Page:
For us it changed rather quickly from bad to good, while here you've been receiving unfavorable publicity for a number of years, and now you're working towards the favorable publicity and coming up slowly but very strongly.

Midget Farrelly at Huntington Pier, mid-1964.
This year you entered the Makaha contest again and we would like to know how you felt about it — the contest and its out come.
Of course, as you know, this year was the best surf that the Makaha Contest has ever had.
It was the biggest surf.
It was also the year for some of the biggest problems to ever to be brought to the surface at Makaha.
What was possibly evident before could not be helped but be seen this year.
One of the major things that comes under fire as usual, but most evident this year, was the judging and possibly the handling of the contestants.
Of course, we're all aware of the international title that the Waikiki Surf Club places on the Makaha meet and the poor fact that they don't have international judges.
This thing everyone recognizes.
This must be changed, I feel.
If it isn't, I know that a great many of the great surfers who participated will be forced by the Waikiki Surf Club to refrain from taking part again.
Conditions at Makaha generally for the competitor were down.
The people who traveled a great distance were shown little consideration, while consideration was shown for others under the same circumstances.
This was another thing that was greatly to the disfavor of the Makaha Contest.
There were several other minor points — poor occurrences that were unnecessary, but most of all, those that appeared strongest were the inefficient judging and judging standards and the care for competitors.
A lot of things could be changed.
I remember driving over 700 miles in seven days, being charged to park, and not knowing
what actually was going on at the contest.

700 miles?
In seven days.
You see, a hundred miles a day — from Sunset Beach to Makaha and back.
Overseas contestants, especially Australians were rather in the dark because of the lack of communications - just what was happening

In all international sporting events, a representative of the country in which the event is to be held usually meets the foreign competitors and keeps them informed.
Also, they usually assigned a host who provides housing and transportation for them.
Were you shown this courtesy in Hawaii?

Well, unfortunately, no.
We were on our own until the actual time it came to receive the judge's instructions.
We came into practically no contact with any member of the Waikiki Surf Club or the organization that handles the Makaha Contest.
However, they certainty used us well for publicity purposes.
It was rather disheartening to see that practically no courtesies were extended to us.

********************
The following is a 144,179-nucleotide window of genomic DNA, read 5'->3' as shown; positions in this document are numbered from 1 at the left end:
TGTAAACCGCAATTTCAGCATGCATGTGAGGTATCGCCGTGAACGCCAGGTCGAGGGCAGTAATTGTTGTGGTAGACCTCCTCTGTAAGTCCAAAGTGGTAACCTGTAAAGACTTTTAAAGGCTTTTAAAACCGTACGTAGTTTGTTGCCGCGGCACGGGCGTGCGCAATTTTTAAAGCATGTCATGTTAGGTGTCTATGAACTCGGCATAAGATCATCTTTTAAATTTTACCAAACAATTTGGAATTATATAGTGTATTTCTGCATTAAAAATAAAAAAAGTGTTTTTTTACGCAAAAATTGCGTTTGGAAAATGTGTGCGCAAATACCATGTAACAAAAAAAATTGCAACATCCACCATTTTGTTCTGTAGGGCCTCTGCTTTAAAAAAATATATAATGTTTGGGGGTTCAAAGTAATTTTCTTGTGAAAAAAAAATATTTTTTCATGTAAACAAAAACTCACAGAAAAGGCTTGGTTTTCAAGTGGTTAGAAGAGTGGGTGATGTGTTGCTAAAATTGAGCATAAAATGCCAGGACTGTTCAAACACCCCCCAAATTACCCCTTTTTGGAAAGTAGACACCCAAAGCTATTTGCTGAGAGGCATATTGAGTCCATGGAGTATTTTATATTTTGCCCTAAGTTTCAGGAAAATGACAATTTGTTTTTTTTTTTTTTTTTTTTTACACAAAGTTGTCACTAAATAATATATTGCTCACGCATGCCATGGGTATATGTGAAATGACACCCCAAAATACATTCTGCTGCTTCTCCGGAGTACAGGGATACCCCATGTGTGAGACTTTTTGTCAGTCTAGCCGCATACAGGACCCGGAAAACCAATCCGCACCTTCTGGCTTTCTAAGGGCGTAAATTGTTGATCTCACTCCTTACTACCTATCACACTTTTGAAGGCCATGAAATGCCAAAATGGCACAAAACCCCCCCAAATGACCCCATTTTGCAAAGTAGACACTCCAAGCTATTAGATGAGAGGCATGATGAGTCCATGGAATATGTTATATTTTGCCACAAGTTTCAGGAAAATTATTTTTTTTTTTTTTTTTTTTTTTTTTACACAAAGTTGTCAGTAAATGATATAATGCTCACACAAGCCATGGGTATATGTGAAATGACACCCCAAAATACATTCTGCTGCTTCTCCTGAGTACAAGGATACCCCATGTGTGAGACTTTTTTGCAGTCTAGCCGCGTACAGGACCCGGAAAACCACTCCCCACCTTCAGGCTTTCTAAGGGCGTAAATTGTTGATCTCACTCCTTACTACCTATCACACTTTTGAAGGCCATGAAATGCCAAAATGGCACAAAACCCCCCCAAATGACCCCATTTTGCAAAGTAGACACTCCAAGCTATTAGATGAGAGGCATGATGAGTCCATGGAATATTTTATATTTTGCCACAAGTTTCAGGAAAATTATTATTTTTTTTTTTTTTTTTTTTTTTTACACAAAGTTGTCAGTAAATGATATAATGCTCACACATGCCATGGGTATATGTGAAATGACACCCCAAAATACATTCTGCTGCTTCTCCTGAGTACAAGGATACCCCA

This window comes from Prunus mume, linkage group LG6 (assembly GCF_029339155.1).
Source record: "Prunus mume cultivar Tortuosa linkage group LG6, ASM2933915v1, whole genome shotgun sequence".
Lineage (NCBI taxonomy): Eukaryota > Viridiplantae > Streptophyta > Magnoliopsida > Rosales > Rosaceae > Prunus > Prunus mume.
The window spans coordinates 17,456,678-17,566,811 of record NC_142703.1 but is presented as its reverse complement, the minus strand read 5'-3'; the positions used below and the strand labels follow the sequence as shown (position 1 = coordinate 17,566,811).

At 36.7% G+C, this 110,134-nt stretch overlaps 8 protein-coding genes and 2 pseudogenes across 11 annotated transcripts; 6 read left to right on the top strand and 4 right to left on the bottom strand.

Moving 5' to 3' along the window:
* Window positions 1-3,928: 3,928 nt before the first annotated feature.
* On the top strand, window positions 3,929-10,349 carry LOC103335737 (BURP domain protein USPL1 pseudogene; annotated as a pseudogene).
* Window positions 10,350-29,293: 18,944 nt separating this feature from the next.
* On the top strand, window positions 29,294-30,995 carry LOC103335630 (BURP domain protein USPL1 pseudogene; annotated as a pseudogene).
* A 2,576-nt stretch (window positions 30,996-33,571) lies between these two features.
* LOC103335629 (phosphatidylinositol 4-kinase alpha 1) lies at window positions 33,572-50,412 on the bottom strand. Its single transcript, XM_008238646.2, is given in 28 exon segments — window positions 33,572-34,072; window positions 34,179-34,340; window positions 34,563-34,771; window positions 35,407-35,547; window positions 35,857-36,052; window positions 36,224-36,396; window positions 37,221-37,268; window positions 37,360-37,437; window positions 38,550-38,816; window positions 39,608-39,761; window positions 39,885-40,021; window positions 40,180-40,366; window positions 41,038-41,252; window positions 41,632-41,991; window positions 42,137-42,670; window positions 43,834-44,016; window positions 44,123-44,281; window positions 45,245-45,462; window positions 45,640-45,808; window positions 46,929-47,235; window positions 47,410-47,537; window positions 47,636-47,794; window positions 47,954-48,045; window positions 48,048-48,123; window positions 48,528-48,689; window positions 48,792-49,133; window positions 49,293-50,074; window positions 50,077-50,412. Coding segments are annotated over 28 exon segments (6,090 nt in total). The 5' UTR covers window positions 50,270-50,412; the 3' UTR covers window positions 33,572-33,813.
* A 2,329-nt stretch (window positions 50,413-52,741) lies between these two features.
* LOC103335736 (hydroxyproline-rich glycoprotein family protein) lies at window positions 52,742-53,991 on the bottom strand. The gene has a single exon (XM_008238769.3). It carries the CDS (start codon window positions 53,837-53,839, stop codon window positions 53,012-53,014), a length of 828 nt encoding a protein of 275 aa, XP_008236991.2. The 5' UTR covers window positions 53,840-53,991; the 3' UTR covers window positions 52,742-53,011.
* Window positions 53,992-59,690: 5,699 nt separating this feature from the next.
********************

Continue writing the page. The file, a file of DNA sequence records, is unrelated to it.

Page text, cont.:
Did your experience and treatment at Makaha prompt you (Australia) to initiate the Australian World Championship?
We rather took it upon ourselves to have a world contest.
We've done so as a radical step to try to create a good image of the international contest.
We had international judging at the contest.
However, I feel mat aa international contest should be a rotating thing and it should be held each year in a different place — in a different country so that all the surfing areas in the world should be touched upon.
It would be a credit to surfing to be able to boast a rotating international contest such as the Davis Cup or possibly the Olympic Games— traveling from country to country

In your country are the contests sanctioned by the Australian Surfing Association?
Of course we're still a very young Association and the Association holds a lot of its own contests.
The Australian Surfing Association ran off contests in every state in preparation for the World Championships.

Do you feel that the United States Surfing Association and the Australian Surfing Association, along with other foreign countries who have or wil have an association, should form an international board to decide on these international contests?
Headquarters are in Peru for one year, as Peru is the site of the next world contest.
The Federation ruled that only one world contest should be held a year.
The country wishing to submit a bid must invite all countries and sponsor a minimum of three.
The contest must be run to the rules of the Federation.
I think that there is new hope for contests now — let's hope so.

Do you feel this will improve relations between the various counties competing?

It certainly will.
Quite often sports seem to hold countries together a little closer than politics do.
For example, the Olympics.
I know that it
Page 39

Midget Farrelly jams a cutback during the recent World
Contest at Many Beach in Australia.
A man concerned with every move he makes, Midget
displays great concentration over the well executed manoeuvre.
Color photography by Ron Perrott.
Page 40
Midget most impressed by Phil Edwards and other "thinking surfers."

would be the greatest thing for surf­ing countries of the world to lake part in an international contest.

Do you plan to continue in competition?
I do, possibly not always as a con­testant, but I plan to take part In every content possible so as to feel that I know what's going on with the contests as I believe that my ideas on contests fit in with just about ev­eryone else's and possibly I can do a little bit of good by being in them - whether as a contestant or a judge or possibly even just setting the con­test up.

Will you compare Californian surfing with Australian surfing?

Surfing is still such a young thing that an ultimate comparison would be foolish to try to give.
However, as I see it, the accent in California is on the finer points of surfing.
This is among the knowledgeable surfers.
The accent is upon the finer points in surfing and the finer points in surfboards.
In Australia we're still in the younger and we're still getting our teeth a little strong on the thing.